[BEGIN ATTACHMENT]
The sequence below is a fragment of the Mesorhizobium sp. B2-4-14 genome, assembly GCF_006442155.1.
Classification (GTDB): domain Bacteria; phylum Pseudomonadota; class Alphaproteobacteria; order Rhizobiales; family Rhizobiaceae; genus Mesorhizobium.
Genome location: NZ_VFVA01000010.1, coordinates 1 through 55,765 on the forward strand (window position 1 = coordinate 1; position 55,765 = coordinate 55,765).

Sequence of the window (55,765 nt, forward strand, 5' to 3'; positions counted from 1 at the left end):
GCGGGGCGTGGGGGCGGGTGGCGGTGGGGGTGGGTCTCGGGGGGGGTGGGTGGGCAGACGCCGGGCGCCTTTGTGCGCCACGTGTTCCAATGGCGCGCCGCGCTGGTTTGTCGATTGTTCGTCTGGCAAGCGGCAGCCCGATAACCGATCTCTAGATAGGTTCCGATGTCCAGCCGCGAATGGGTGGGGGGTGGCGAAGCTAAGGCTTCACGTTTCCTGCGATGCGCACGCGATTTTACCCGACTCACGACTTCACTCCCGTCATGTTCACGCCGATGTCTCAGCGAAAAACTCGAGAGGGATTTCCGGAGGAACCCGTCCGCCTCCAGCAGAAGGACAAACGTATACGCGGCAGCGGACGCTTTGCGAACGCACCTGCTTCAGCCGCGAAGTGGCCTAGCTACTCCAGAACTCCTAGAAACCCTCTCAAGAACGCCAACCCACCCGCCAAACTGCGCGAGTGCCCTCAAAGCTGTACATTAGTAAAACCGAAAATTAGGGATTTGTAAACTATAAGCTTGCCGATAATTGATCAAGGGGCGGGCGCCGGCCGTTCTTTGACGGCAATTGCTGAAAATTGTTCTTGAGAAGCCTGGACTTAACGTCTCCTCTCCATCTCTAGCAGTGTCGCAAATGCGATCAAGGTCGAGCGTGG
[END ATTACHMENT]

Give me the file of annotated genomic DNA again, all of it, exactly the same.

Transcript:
The sequence below is a fragment of the Mesorhizobium sp. B2-4-14 genome, assembly GCF_006442155.1.
Classification (GTDB): domain Bacteria; phylum Pseudomonadota; class Alphaproteobacteria; order Rhizobiales; family Rhizobiaceae; genus Mesorhizobium.
Genome location: NZ_VFVA01000010.1, coordinates 1 through 55,765 on the forward strand (window position 1 = coordinate 1; position 55,765 = coordinate 55,765).

Sequence of the window (55,765 nt, forward strand, 5' to 3'; positions counted from 1 at the left end):
GCGGGGCGTGGGGGCGGGTGGCGGTGGGGGTGGGTCTCGGGGGGGGTGGGTGGGCAGACGCCGGGCGCCTTTGTGCGCCACGTGTTCCAATGGCGCGCCGCGCTGGTTTGTCGATTGTTCGTCTGGCAAGCGGCAGCCCGATAACCGATCTCTAGATAGGTTCCGATGTCCAGCCGCGAATGGGTGGGGGGTGGCGAAGCTAAGGCTTCACGTTTCCTGCGATGCGCACGCGATTTTACCCGACTCACGACTTCACTCCCGTCATGTTCACGCCGATGTCTCAGCGAAAAACTCGAGAGGGATTTCCGGAGGAACCCGTCCGCCTCCAGCAGAAGGACAAACGTATACGCGGCAGCGGACGCTTTGCGAACGCACCTGCTTCAGCCGCGAAGTGGCCTAGCTACTCCAGAACTCCTAGAAACCCTCTCAAGAACGCCAACCCACCCGCCAAACTGCGCGAGTGCCCTCAAAGCTGTACATTAGTAAAACCGAAAATTAGGGATTTGTAAACTATAAGCTTGCCGATAATTGATCAAGGGGCGGGCGCCGGCCGTTCTTTGACGGCAATTGCTGAAAATTGTTCTTGAGAAGCCTGGACTTAACGTCTCCTCTCCATCTCTAGCAGTGTCGCAAATGCGATCAAGGTCGAGCGTGG